With these questions in hand, leadership teams at companies should design a process for asking these questions in community and then embedding the answers in the culture. The legendary artist Michelangelo once wrote that, “Every block of stone has a statue inside it and it is the task of the sculptor to discover it.” Mission, vision, and values are the same. They already exist within your work and your people. The job of an organization and its leaders is not to impose these things like a blank canvas, but to carefully chisel, shape, and refine what is already there.
Here are a few tips for engaging your employees as you ask the questions outlined above and then communicate the answers out to everyone in the firm:
Engage the organization comprehensively.
Let everyone in the organization know you are embarking on a refresh of the mission, vision, and values — taking into special account the changes of the last two years. Make the process formal and public, and think of it as a fun way for everyone to reengage with the company’s purpose and principles — or help new hires connect more with the organization. Particularly in hybrid or remote environments, this can be a great way to get colleagues reconnected to the organization and to one another.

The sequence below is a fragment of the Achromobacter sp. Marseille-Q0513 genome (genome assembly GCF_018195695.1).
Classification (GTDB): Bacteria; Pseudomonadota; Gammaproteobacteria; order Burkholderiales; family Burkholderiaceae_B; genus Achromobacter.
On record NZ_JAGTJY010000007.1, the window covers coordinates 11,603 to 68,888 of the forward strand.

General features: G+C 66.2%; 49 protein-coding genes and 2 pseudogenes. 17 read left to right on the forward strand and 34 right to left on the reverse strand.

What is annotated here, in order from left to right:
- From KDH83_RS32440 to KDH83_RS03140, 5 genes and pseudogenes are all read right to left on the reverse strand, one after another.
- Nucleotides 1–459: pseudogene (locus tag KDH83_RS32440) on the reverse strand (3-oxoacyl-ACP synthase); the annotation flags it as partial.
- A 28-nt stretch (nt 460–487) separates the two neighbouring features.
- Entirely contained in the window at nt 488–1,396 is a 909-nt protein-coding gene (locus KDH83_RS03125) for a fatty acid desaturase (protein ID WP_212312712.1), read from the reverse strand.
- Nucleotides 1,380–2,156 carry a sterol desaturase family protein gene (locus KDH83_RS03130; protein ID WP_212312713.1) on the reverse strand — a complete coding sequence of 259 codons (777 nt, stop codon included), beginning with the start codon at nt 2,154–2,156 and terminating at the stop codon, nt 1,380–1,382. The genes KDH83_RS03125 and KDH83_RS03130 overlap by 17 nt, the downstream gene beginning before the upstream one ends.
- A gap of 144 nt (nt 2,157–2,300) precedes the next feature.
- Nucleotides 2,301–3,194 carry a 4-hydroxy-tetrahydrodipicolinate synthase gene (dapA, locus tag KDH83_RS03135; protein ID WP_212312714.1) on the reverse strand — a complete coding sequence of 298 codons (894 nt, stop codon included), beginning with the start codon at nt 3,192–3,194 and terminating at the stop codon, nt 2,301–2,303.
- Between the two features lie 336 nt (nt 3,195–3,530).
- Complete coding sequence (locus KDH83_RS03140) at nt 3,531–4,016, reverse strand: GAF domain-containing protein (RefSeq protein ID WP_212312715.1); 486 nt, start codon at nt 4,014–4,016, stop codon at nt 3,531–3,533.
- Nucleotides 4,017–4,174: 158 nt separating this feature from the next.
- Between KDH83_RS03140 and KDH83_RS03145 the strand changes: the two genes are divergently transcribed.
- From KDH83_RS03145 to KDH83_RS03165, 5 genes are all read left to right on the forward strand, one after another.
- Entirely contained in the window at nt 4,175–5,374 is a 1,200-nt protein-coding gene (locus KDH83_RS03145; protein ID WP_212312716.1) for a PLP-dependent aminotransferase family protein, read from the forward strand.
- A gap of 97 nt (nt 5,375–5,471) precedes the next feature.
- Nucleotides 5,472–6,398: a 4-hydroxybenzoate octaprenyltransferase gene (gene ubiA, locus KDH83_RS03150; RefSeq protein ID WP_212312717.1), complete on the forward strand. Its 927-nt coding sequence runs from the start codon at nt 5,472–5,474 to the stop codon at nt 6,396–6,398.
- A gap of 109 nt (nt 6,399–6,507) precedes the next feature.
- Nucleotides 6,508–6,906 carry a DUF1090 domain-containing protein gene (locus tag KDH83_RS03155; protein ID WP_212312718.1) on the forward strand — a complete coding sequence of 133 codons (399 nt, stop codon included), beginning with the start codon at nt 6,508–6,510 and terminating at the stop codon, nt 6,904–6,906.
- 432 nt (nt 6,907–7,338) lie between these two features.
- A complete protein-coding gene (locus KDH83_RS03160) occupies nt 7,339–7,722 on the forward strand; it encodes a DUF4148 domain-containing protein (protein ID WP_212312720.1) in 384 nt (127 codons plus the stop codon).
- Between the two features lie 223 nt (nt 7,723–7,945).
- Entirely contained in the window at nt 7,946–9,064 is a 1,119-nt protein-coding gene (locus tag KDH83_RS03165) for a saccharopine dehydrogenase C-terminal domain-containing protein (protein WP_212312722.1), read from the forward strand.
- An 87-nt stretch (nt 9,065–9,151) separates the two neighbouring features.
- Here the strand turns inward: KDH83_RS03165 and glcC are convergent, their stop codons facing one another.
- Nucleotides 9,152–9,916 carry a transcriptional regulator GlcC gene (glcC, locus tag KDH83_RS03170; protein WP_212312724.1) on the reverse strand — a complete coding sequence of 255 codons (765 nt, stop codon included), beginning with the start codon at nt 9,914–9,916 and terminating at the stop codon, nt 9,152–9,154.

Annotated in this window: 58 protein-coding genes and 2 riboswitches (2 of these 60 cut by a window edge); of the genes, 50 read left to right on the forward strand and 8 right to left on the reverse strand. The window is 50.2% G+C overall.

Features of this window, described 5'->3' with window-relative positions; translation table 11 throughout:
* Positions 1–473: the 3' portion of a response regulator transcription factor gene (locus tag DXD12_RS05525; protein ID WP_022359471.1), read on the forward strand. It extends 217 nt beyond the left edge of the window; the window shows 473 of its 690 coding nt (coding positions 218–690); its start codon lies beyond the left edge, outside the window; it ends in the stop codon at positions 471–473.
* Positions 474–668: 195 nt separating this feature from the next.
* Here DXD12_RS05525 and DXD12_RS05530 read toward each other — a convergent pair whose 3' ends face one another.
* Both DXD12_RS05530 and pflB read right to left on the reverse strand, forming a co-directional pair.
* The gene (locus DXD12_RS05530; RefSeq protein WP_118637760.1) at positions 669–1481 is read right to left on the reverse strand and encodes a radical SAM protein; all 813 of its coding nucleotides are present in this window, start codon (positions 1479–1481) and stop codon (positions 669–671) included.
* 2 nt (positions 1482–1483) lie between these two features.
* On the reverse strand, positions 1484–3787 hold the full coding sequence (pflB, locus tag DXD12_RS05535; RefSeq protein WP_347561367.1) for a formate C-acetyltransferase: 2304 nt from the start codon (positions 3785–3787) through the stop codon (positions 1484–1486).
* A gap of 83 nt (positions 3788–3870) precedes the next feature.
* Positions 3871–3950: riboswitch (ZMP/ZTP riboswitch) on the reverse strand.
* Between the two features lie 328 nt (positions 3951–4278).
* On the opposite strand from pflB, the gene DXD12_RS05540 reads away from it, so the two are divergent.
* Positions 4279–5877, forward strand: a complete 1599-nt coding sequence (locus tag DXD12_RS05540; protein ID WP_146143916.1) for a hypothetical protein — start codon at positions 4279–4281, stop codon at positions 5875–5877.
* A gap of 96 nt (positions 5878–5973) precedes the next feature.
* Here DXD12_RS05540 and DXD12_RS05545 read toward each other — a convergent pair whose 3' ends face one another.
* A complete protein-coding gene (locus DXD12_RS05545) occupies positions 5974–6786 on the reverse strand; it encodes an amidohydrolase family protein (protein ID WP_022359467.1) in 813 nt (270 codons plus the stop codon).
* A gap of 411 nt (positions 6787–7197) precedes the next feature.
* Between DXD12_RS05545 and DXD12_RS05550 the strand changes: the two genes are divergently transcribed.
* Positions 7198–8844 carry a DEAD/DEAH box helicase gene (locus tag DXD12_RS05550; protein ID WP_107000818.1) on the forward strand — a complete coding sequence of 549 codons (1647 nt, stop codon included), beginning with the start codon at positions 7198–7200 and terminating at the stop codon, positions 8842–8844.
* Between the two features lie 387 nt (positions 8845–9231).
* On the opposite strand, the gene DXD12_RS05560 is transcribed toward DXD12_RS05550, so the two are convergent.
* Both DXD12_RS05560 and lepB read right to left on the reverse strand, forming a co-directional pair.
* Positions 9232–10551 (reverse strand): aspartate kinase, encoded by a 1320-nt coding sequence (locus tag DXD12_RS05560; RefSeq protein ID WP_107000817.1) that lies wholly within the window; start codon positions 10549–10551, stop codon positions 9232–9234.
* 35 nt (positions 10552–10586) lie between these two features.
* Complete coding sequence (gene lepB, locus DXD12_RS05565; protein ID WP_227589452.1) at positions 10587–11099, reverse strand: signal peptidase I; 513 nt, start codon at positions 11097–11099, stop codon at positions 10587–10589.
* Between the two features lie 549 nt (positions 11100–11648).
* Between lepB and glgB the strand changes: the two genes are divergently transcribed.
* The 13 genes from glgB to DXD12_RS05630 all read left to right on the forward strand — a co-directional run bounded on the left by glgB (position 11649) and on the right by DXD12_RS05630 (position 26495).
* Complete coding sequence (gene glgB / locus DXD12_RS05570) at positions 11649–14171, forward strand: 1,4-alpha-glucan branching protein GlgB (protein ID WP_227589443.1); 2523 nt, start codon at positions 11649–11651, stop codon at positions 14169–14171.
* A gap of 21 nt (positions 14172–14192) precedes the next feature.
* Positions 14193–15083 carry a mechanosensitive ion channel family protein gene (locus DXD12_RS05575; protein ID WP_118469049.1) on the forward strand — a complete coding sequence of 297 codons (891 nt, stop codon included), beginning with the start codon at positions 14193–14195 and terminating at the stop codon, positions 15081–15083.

Listen extensively and authentically.
Have senior leaders engage a broad group of employees directly. Some of this can be technologically enabled — videos from leaders sent to everyone, surveys, and online tools where employees can submit ideas. But much of it should be real person-to-person contact. Senior leaders from the CEO down should personally lead diverse focus groups throughout the organization, in person or by video, as a way of both connecting with a broad group of people and hearing their feedback directly. In this process of crafting company purpose, leaders should encourage a culture of receptivity to feedback on mission, vision, and values that will long outlast the formal exercise. Highlight great employee feedback. Reward it. And cultivate a leadership team that listens gratefully.